Guest Reviewer, Ateş Orga

Following up on Andrey Gugnin’s first Hyperion disc, of Shostakovich, this eighty-one-minute, five-star, successor is a piano-fancier’s delight. If you’re going to revive twenty-one largely forgotten encores – the only readily familiar one here is Liszt’s La campanella in Busoni’s 1915 transcription – then here’s how to do it. Breathtaking musicality, sterling pianism, a fabulously toned, gravity bass-ed, German handmade Bechstein D282, evocative space and acoustic, demonstration engineering (Arne Akselberg, 20-22 May 2019 at St Silas the Martyr, Kentish Town, London).

Leopold Godowsky (1870-1938), Polish/American naturalised, was born in Lithuania. A Wunderkind, largely self-taught, protégé of Saint-Saëns, “the superman of piano playing … a pianist for pianists” (James Huneker), teacher of Jan Smeterlin, Issay Dobrowen, Heinrich Neuhaus, friend of Hofmann, Rachmaninov, Charlie Chaplin, Albert Einstein – his were the standards others tried to copy. All “the significant artists of the day assembled at Godowsky’s [New York] home with the regularity of homing pigeons,” recalled  Abram Chasins. “The only musician of his age”, believed Rachmaninov, “who has given a lasting, a real contribution to the development of piano music.” One of his sons married Gershwin’s sister. His youngest daughter, Dagmar – dancer, silent-screen actress, femme fatale, the woman, they say, who taught Nijinsky to foxtrot – was a spectre unto herself.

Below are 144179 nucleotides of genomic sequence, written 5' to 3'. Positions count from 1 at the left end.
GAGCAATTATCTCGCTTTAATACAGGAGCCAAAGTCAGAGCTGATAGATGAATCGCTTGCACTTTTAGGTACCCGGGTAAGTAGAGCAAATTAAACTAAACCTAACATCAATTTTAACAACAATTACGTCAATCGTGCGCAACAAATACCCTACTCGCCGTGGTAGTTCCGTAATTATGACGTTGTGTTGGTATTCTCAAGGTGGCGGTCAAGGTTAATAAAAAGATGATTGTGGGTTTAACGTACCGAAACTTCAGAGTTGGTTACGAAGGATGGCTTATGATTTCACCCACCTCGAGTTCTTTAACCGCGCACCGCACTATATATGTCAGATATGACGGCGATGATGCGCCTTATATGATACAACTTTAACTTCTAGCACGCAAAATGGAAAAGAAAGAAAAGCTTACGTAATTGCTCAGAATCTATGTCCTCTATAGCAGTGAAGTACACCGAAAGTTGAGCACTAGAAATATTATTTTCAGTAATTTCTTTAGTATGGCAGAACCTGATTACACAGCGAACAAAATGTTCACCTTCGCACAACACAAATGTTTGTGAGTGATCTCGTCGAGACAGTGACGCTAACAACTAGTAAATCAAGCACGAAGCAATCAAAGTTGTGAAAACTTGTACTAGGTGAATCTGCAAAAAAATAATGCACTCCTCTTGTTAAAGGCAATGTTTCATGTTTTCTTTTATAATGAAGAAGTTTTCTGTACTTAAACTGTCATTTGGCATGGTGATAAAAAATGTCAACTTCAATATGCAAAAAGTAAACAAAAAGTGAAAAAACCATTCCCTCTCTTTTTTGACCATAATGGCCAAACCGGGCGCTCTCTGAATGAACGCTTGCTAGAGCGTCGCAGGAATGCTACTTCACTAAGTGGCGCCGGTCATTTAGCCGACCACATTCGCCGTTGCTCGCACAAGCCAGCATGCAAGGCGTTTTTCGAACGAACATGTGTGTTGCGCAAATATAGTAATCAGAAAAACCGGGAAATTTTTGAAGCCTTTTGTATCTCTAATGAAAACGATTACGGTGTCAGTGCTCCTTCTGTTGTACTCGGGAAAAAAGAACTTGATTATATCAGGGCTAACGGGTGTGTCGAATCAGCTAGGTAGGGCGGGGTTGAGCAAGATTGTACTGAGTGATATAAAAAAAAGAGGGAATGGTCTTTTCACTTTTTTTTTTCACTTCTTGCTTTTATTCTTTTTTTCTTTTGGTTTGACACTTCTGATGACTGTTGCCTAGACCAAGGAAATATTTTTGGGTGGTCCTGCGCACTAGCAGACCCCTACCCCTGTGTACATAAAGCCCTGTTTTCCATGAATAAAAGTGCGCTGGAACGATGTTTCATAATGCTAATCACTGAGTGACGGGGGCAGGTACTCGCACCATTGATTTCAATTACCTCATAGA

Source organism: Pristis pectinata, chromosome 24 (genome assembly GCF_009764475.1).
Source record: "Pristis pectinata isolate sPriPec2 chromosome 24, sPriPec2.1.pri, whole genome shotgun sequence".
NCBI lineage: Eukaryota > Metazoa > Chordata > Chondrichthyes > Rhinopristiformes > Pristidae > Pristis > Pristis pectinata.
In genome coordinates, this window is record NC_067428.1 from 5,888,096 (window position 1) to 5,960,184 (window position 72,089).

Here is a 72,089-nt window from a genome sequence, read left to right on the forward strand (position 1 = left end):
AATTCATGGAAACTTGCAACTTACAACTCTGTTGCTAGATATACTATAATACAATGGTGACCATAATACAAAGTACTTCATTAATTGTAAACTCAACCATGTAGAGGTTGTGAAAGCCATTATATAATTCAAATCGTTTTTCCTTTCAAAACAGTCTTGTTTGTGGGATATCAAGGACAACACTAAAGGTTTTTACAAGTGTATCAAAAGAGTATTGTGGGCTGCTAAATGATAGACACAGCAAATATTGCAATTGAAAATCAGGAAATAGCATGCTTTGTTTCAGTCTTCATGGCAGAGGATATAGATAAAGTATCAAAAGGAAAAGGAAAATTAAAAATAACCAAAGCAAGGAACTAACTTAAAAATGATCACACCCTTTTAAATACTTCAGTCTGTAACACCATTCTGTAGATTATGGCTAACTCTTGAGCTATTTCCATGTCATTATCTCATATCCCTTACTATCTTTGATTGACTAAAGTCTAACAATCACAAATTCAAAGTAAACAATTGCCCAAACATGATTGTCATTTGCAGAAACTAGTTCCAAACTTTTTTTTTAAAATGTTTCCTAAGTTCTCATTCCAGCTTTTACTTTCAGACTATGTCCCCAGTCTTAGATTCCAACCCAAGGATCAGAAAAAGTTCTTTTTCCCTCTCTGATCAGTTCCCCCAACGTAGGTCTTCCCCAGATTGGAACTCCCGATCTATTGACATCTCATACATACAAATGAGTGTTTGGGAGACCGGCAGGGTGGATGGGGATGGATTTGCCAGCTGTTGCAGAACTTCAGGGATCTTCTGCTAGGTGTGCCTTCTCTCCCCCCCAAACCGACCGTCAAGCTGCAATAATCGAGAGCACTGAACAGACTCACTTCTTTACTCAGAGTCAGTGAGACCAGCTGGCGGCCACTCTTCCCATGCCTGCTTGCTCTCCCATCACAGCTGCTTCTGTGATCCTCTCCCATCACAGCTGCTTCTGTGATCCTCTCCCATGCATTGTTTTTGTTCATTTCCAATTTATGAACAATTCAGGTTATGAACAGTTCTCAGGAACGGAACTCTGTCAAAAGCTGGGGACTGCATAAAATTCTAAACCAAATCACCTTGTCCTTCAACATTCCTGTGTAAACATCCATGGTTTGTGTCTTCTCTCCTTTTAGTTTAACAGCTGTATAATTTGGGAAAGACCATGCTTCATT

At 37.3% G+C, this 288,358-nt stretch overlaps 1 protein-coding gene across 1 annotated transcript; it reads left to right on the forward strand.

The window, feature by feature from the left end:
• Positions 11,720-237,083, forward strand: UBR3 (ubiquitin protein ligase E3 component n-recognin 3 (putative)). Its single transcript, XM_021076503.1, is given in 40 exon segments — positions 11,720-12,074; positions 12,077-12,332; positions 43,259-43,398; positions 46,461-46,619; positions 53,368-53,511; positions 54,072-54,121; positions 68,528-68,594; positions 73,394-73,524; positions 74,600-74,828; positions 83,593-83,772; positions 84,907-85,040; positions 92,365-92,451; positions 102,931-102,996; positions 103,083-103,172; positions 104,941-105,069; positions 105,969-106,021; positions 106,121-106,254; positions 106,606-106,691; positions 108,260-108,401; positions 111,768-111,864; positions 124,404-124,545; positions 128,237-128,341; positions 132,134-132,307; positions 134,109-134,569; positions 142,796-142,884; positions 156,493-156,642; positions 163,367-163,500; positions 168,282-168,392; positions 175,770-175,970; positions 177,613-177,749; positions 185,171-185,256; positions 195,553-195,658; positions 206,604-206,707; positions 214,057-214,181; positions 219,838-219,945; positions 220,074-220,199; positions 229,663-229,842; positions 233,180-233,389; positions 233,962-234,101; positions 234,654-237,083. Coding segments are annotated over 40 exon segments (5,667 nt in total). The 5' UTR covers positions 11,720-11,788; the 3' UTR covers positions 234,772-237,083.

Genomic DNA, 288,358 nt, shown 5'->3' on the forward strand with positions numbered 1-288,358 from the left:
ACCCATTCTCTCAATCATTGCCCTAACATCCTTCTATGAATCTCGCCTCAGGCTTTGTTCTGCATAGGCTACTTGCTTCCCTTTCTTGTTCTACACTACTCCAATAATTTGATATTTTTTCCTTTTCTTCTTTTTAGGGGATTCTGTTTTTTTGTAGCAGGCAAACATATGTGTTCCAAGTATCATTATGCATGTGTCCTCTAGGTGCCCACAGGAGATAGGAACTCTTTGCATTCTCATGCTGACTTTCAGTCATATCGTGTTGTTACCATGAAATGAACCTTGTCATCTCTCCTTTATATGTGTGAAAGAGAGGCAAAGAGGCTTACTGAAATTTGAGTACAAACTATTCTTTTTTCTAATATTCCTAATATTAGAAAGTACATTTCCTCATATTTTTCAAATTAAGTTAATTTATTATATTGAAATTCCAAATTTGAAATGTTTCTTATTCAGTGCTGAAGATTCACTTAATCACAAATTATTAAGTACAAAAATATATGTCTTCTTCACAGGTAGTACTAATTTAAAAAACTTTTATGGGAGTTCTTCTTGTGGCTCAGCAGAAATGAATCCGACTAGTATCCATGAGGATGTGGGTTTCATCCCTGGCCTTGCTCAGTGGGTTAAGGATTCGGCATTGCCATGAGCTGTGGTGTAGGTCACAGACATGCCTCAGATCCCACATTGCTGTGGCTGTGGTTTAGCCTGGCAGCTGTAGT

Devising this project, Jeremy Nicholas (Godowsky’s biographer) has dreamt up a scented anthology – refined feuilletons that come together winningly, each elegantly plumaged, never outstaying their welcome. Colleagues and companions, dedicatees, what Godowsky stood for – keyboard  transcendentalism – provide the unifying link. Melody, ornament, seduction. Glints and draperies. Silvered virtuosity, sensual sonorities, curvaceous cadences. A love-affair with the instrument. It’s a winning ticket.

Liszt/Busoni aside (the closing track), a dozen pianists-composers are represented. Josef Hofmann (1876-1957), venerated friend: Four Charakterskizzen, Opus 40 (1908) – variously shimmering, stormy, sinister, spritely, soaring, the fourth, Kaleidoskop, a Cherkassky favourite. Felix Blumenfeld (1863-1931): Étude for the left hand, Opus 15 (1905) – shades of spinning song and ascendant surges. Blumenfeld, who met Godowsky in Moscow, was the teacher of Barere and Horowitz. Emil von Sauer (1862-1942), Liszt’s famous pupil: Étude de concert No.19 in B-minor, Vision (1911) – feathers and chorale. Eugenio Pirani (1852-1939): Scherzo-Étude in G-flat, Opus 67 (1901) – will-o’-the-wisps hovering in summer twilight.

As Nicholas reminds, little is remembered about Pirani (no relation to his RAM namesake, Max), his scores being widely dispersed. Born in Ferrara, and a former student of Theodor Kullak, at whose Berlin academy he taught, he published a High School of Piano Playing, and, in 1922, a book, Secrets of the Success of Great Musicians. His son was the eminent German physicist Marcello Pirani, who from 1936 to 1952 lived in London, based at General Electric, Wembley.